In the patriarchal world of Indian mythology, women are supposed to obey, to follow rules, to yield to male control. The story of Ganga is the outlier.
Though I have always been a fan of mythology, I often wondered if the plight of women has changed since then. And I ask, what about her?
Anasuya’s story makes me wonder – should successful women who toe the patriarchal line be celebrated as 'feminist' even if they are empowered?
There is an inexplicable void inside me. I feel like a pawn of the universe. But I guess I am. My entire life has been an indication of that.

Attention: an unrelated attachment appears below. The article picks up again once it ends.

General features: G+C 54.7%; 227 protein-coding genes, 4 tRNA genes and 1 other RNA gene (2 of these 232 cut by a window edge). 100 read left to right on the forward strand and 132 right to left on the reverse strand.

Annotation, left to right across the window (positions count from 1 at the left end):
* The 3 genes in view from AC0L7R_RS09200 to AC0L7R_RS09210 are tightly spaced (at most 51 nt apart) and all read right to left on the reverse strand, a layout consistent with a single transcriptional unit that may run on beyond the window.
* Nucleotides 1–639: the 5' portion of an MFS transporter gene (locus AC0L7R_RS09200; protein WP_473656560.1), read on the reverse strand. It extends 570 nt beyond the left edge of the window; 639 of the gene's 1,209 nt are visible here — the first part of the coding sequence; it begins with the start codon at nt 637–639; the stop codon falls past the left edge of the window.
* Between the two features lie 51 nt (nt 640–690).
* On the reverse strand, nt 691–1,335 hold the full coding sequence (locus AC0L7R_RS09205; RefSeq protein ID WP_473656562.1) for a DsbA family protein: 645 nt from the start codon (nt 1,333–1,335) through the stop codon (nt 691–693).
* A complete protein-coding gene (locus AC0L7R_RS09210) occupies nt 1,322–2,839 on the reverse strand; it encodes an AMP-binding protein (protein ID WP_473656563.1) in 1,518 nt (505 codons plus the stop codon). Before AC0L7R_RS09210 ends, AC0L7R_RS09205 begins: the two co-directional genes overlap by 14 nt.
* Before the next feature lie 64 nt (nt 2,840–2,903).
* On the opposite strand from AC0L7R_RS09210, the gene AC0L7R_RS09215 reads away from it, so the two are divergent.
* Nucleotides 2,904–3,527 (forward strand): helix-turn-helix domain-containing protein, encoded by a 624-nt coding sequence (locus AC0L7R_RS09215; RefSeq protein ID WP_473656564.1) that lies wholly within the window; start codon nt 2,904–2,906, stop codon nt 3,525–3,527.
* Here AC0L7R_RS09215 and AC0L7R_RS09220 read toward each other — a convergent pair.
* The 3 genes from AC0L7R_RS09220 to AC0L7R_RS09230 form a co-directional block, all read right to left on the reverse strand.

Sita's voice comes across in Chitra Banerjee Divakaruni's The Forest of Enchantments, and asks - Sita's love for Ram was all encompassing, so why did she come only second for him?
In the Ramayana, the story of the sister of Rama Shanta plays a silent, but pivotal role. Like many women today, however, she was valued only for her ‘usefulness'.
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